- (Related to 1) I need to trust my instincts if I'm not seeing changes. I "taste test" for a reason! In an interview with previous alumn who were working as developers, Adda the founder of Skillcrush likened using the Guided Projects to using a recipe while cooking and I loved that and ran with it. Well written recipes are at their best and most instructional if the cook is constantly TASTE-TESTING the food. So I don't just follow the steps as written, I REFRESH for (nearly) very change to SEE what happened and I like to call this taste-testing for fun. :) So anyways, I do this for many reasons first being it helps me learn but ALSO it cues me in early if there are any fundamental issues. Well none of my code seemed to be making any visible changes, and I had a weird theory in my head that maybe the grid lines created tiny boxes and the movements were small so I wasn't seeing them. I tried this on far too many elements before finally scrolling up and realizing my display: grid; property wasn't even in place! Look at my profile, lo and behold LESSON ONE LEARNED. This was a 30 min mistake
- I want to write what specific rules/elements I altered the layouts of in my Github commits to make them more specific and useful. I went back to the general commit I made today saying "adjusted layout" and added a comment to specify of the "intro section" and will be more specific moving forward (again, once past building the bulk of the page of course which will have more general notes).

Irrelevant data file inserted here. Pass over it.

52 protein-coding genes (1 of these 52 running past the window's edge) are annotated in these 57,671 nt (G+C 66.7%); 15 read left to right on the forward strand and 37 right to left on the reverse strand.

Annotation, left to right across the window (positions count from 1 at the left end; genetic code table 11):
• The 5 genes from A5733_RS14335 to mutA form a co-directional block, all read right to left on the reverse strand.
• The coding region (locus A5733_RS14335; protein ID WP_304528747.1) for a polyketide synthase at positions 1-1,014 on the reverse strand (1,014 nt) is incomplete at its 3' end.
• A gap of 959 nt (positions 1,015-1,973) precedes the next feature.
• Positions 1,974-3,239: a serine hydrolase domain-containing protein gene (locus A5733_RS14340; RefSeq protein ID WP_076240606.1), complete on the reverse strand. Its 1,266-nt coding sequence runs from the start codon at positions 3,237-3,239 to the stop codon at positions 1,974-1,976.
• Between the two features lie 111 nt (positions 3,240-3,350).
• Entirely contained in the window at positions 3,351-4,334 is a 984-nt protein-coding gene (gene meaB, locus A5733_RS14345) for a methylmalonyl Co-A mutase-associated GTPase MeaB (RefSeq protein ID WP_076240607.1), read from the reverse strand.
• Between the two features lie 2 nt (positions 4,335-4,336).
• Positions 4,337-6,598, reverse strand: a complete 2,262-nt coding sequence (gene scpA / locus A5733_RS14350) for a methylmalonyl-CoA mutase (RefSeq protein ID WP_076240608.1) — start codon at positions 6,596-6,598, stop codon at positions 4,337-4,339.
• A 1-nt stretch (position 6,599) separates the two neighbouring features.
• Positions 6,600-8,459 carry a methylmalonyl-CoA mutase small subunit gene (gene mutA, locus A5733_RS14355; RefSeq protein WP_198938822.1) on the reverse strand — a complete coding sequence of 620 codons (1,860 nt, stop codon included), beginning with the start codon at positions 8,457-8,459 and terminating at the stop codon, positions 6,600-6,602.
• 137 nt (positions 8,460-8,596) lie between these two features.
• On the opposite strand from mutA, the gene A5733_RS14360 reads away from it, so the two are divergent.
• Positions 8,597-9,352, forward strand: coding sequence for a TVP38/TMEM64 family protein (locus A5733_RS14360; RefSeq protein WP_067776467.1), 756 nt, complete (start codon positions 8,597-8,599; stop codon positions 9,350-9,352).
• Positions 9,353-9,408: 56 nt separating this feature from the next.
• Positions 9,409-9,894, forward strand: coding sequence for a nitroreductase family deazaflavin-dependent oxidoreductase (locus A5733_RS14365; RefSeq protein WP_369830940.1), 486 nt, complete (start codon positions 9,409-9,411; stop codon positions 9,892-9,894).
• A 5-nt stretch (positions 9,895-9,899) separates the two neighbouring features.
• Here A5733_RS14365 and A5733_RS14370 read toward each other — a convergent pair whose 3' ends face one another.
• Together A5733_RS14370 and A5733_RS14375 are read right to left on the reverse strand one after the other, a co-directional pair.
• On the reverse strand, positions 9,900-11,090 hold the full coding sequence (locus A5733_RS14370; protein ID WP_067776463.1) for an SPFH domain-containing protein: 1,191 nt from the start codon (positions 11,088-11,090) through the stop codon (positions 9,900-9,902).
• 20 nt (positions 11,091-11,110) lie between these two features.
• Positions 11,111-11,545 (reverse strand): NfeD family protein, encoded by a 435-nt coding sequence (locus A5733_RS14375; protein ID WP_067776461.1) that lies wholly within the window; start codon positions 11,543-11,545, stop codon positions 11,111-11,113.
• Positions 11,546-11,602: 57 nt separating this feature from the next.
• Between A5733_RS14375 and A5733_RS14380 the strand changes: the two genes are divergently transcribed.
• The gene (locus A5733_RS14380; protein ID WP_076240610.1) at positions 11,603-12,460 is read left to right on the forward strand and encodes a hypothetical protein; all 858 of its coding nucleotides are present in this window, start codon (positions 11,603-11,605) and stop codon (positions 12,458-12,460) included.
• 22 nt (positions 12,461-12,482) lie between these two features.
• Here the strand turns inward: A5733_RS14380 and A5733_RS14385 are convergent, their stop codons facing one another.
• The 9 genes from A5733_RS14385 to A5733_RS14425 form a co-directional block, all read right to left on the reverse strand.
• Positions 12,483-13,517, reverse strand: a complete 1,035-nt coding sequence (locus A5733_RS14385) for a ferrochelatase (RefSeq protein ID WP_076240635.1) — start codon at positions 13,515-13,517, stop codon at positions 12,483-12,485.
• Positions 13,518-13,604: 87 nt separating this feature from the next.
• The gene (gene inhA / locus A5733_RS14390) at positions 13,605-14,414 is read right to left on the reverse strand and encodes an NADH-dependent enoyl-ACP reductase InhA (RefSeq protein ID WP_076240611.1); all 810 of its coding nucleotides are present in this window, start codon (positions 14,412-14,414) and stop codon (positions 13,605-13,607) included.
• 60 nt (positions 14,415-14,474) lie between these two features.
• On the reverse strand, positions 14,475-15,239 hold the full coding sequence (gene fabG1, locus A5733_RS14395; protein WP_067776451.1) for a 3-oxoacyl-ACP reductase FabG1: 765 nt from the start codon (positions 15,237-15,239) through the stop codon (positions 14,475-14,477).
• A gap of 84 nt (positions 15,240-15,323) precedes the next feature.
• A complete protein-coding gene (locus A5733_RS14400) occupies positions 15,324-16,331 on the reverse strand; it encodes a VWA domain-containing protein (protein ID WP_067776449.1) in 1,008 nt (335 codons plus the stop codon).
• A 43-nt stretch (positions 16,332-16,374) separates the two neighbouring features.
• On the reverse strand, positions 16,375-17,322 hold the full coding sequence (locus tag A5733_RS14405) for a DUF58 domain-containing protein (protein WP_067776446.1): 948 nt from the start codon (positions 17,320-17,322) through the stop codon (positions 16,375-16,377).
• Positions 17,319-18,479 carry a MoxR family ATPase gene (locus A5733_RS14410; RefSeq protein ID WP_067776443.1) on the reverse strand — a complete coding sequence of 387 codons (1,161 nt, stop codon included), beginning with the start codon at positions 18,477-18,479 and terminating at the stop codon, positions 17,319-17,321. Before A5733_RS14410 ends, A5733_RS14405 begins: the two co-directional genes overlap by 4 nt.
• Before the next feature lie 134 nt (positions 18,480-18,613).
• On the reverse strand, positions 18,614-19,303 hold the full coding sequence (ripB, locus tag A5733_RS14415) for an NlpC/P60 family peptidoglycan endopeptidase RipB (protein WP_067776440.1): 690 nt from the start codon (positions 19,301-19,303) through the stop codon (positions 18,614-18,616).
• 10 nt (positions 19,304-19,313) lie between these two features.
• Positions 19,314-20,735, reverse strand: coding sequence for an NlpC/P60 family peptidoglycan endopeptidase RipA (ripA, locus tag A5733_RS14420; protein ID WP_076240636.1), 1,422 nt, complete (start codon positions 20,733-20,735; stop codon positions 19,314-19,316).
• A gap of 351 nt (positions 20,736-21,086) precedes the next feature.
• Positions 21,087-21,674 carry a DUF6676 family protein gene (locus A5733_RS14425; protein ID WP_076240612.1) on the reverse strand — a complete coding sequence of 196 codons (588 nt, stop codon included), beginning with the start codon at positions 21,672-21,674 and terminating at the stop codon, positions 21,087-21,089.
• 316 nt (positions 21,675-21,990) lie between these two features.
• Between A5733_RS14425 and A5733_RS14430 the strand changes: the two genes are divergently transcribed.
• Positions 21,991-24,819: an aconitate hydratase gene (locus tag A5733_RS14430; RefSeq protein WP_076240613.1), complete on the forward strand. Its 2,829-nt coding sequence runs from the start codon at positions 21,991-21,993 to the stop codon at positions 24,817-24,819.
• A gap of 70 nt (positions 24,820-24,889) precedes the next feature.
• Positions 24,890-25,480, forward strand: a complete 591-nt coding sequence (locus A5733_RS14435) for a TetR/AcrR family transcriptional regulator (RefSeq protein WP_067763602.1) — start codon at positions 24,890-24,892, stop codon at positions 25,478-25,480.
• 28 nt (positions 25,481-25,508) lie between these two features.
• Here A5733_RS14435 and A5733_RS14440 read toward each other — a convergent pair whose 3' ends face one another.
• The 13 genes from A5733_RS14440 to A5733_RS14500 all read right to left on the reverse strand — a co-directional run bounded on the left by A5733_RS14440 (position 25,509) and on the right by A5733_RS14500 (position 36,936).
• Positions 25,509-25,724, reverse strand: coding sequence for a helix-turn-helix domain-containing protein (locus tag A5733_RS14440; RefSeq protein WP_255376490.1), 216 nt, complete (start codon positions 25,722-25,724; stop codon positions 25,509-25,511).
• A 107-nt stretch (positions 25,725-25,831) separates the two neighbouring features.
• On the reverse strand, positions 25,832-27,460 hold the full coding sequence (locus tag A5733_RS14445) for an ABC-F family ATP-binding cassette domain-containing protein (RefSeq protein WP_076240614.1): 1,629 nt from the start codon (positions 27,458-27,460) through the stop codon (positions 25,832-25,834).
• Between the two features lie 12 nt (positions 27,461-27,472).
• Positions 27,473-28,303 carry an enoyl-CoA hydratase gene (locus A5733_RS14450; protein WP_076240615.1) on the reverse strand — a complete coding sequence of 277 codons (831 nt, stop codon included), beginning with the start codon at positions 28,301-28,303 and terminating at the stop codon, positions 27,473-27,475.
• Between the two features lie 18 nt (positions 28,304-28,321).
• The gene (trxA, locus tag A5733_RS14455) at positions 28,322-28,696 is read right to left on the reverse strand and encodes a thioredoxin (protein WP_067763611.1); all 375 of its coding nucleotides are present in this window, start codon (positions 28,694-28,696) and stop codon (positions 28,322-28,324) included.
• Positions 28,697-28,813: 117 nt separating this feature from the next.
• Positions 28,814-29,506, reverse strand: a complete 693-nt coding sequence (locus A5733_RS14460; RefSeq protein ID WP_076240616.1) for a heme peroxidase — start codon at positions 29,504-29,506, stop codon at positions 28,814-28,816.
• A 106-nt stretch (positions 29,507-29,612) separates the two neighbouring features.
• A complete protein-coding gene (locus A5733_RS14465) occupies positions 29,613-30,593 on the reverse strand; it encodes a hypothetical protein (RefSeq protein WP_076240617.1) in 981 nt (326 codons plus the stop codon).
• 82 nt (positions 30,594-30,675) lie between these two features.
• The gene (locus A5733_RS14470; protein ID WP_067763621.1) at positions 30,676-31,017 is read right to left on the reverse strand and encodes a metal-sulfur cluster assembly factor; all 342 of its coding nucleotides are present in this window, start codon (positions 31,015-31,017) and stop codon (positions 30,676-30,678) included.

I am often tempted to just exclude these long earned lessons by wishing to hide my mistakes, but I LOVE Joe Glombek's "Celibrate You're Mistakes" from right here at Codeland 2022 and am so going to continue to do so with a fluorish!
For my exercises today, I messed with CSS grid and the Tulip Town exercise from yesterday. I debugged my own layout by zeroing in on what I could see was my problem area, the intro-info for the desktop specifically as not laying flush with the left as I thought it should. Just as suspected, I had started its columns too early. Gratifying fix!
Autolayouts are amazing and very exciting!
I meant to just spend an extra half-hour working on my Front End Mentor project, but ended up working on it for an hour whoops! 😝
🎧 Flow Jams: Emancipator
🌺 Hung out with my partner
I edited the photo gallery of the Tulip Town Exercise with Grid so with an ✨Autolayout✨ and let the photos arranges themselves around a larger featured (selected) pic! I love it! Practiced messing with using both Flex and Grid in layouts with an exercise for this advertisement for an all day free popcorn and drinks Star Wars marathon! Biggest win of today was finalizing the mobile styles on my Frontend Mentor challenge so they are chef's kiss. I had to find how to make a rounded button shape on Codepen, then tweaked the radius ratios so I got the roundedness I wanted. Happy with how I pulled that together quickly!
Wrote back to a peer on the Skillcrush Slack who experiences anxiety when starting her lessons then is driven to distraction, and shared how I trick myself into studying by leading in first with music and smelling a rosemary essential oil every single time, start my Pomodoro timer, get opening everything I need and before I know it my face is filled with code and design comps and my timer is ticking and I'm going! 💪
🎧 Flow Jams: Alcest
🌺 Destress Activity: Home facial
I used CSS grid, including grid-auto-rows and grid-auto-flow for the first time for the last exercise of my Advanced CSS class, this Hometown News website. It's really satisfying setting a layout to display as a grid so that everything displays in a skinny pile then laying it all out to fit and span as you like.
🎧 Flow Jams: Porcupine Tree
🌺 Destress Acticity: Spent some time with my personal bookshelf and reading for my D&D campaign